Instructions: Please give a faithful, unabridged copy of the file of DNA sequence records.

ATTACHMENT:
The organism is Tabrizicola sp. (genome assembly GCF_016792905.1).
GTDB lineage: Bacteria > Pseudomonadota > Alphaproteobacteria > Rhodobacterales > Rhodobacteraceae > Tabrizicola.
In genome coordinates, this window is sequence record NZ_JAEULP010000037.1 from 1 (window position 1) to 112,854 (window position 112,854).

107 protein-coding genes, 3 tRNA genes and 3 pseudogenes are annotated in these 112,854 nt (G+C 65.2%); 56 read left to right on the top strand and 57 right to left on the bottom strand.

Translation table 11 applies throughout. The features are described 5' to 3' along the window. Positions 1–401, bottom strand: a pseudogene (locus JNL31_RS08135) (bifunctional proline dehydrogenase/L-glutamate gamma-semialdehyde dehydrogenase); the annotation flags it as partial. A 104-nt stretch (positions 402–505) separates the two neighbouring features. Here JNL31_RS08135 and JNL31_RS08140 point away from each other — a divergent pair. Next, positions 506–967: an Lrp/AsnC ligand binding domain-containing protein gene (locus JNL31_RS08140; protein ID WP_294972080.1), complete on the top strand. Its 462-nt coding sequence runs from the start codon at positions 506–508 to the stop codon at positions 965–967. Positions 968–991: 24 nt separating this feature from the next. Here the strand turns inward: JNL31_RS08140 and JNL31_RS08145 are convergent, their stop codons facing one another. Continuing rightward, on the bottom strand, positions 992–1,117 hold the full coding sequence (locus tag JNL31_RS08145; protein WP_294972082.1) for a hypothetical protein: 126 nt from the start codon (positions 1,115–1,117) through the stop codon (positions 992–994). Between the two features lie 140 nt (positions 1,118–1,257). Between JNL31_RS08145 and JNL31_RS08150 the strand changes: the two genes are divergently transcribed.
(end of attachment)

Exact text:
The organism is Tabrizicola sp. (genome assembly GCF_016792905.1).
GTDB lineage: Bacteria > Pseudomonadota > Alphaproteobacteria > Rhodobacterales > Rhodobacteraceae > Tabrizicola.
In genome coordinates, this window is sequence record NZ_JAEULP010000037.1 from 1 (window position 1) to 112,854 (window position 112,854).

107 protein-coding genes, 3 tRNA genes and 3 pseudogenes are annotated in these 112,854 nt (G+C 65.2%); 56 read left to right on the top strand and 57 right to left on the bottom strand.

Translation table 11 applies throughout. The features are described 5' to 3' along the window. Positions 1–401, bottom strand: a pseudogene (locus JNL31_RS08135) (bifunctional proline dehydrogenase/L-glutamate gamma-semialdehyde dehydrogenase); the annotation flags it as partial. A 104-nt stretch (positions 402–505) separates the two neighbouring features. Here JNL31_RS08135 and JNL31_RS08140 point away from each other — a divergent pair. Next, positions 506–967: an Lrp/AsnC ligand binding domain-containing protein gene (locus JNL31_RS08140; protein ID WP_294972080.1), complete on the top strand. Its 462-nt coding sequence runs from the start codon at positions 506–508 to the stop codon at positions 965–967. Positions 968–991: 24 nt separating this feature from the next. Here the strand turns inward: JNL31_RS08140 and JNL31_RS08145 are convergent, their stop codons facing one another. Continuing rightward, on the bottom strand, positions 992–1,117 hold the full coding sequence (locus tag JNL31_RS08145; protein WP_294972082.1) for a hypothetical protein: 126 nt from the start codon (positions 1,115–1,117) through the stop codon (positions 992–994). Between the two features lie 140 nt (positions 1,118–1,257). Between JNL31_RS08145 and JNL31_RS08150 the strand changes: the two genes are divergently transcribed.